To write a story is an idea I have had for a while. I didn’t write it to become anything. It was more of a kind of project for myself. Then, when we were discussing what to do for the next record, I said that I had a story ready to go, so I sent it to the guys and they thought it was cool. So we decided to do a concept album, which we had never done before, and it presented us with a cool new challenge.

With writing the story, what was the inspiration for it? Norse mythology?

The story I had was something that was in the back of my mind, but I didn’t want to write the Jomsviking thing, because, although it’s interesting, I wanted to have something more straightforward as the main story, with Jomsviking as the backdrop.

Because the lyrics are so inspired by mythology, how much do you guys read that kind of literature?

For me, Norse mythology has been a big part of my life since I was very young. I’ve read a lot about it in both historical and fictional books, and it’s such a big part of who I am today that I don’t even notice it anymore. It’s just kind of there. Even though the other guys might not have read up as much on Viking history as I have, they are also really into it.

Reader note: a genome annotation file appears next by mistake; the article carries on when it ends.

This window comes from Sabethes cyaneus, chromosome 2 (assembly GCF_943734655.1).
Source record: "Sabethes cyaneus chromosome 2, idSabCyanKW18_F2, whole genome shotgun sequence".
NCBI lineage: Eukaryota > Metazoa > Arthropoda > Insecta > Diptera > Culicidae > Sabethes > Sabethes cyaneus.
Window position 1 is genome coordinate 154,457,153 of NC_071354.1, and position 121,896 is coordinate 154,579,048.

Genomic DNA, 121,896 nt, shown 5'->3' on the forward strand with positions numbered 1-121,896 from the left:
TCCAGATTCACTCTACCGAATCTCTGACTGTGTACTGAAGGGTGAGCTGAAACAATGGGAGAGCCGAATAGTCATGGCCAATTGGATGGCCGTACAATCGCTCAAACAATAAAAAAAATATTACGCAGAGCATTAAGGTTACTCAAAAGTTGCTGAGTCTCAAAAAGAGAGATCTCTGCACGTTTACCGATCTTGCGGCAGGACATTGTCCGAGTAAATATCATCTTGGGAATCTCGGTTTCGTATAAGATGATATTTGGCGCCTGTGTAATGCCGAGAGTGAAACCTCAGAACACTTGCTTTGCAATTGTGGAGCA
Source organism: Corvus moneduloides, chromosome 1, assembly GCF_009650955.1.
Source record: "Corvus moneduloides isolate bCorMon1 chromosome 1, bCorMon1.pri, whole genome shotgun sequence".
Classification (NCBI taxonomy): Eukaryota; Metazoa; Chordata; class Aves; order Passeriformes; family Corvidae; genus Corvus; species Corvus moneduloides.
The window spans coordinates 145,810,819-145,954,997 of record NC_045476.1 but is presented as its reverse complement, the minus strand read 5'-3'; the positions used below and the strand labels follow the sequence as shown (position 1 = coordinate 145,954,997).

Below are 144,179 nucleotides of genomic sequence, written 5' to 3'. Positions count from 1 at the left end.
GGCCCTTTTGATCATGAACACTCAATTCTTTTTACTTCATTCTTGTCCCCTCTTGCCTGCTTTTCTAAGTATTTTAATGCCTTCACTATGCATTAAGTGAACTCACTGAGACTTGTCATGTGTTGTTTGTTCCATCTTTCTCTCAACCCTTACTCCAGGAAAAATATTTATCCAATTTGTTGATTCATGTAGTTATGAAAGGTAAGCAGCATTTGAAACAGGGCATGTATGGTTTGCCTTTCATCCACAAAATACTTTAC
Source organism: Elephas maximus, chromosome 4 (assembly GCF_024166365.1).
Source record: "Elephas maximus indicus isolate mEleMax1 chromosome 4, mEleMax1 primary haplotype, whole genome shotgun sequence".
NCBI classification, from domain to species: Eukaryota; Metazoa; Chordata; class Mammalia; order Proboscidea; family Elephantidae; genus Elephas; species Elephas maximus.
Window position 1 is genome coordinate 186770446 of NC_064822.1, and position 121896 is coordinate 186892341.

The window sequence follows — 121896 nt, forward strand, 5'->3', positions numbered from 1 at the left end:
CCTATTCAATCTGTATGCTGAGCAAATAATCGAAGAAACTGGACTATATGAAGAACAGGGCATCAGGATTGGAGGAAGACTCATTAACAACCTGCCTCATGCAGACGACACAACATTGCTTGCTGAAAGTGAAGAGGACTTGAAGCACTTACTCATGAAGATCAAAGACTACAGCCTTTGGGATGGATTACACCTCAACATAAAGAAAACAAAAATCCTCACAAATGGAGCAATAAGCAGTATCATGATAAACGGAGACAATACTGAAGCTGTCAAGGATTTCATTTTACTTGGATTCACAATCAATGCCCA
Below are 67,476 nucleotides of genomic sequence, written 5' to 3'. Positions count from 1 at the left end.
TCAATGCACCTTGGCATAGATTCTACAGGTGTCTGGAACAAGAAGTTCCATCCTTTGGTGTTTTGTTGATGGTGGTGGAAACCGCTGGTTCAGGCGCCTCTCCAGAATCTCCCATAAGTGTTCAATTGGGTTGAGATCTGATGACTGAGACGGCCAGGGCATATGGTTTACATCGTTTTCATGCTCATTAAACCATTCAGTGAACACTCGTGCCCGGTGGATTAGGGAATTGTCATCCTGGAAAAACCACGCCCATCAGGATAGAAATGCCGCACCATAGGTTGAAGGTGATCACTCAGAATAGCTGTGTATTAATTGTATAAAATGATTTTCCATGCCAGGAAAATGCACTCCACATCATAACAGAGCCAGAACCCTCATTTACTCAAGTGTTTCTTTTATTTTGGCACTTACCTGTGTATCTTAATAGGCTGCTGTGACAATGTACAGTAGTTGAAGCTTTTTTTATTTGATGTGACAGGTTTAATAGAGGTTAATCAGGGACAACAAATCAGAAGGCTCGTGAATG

When did it become such a key part of your life?

I think the interest started when I was about 10, which is when I started reading about it. But then it just evolved. I wouldn’t say there was a pivotal moment of, “Oh, this is a big part of my life now.” It just happens, you know?

 

What do you think Vikings would have thought of your sound?

Oh, it’s hard to say, man. I bet some would have liked it, but some not so much.

Going back to the record, is it something you are going to play from start to finish in a live setting?

I think that on occasion we will play the entire record if the timing is right, but it was important for us to write the songs so that they could all stand on their own musically and lyrically. That way we can put them into a live setting without it feeling like there is something missing to a song that would normally be part of a concept. If you think about it, people have a different way of consuming music these days. They don’t really care about which order they hear it in. However, with a concept record, I do hope more people will sit down and listen to the record from start to finish whilst reading the lyrics and stuff.

Is that how you like to listen to music nowadays?

I always listen to the full album. In the beginning I like to follow the lyrics and read the lyrics. That’s what I did when I was a kid.

So what are some albums you have been listening to recently?

Well, obviously the new Iron Maiden and Slayer albums. But I’ve been going back and listening to some older records like Empire Falls and all that kind of stuff.

Any Australian Plans coming up?

There are plans. Whether or not they come through is a different story, but we do want to go back to Australia. It’s become a little bit trickier now because Soundwave is out of the picture, but we are working on going back. That will probably not be this year, but you never know what’s going to happen.

‘Jomsviking’ is due out March 25 via Sony Music Australia. You can pre-order the album via iTunes.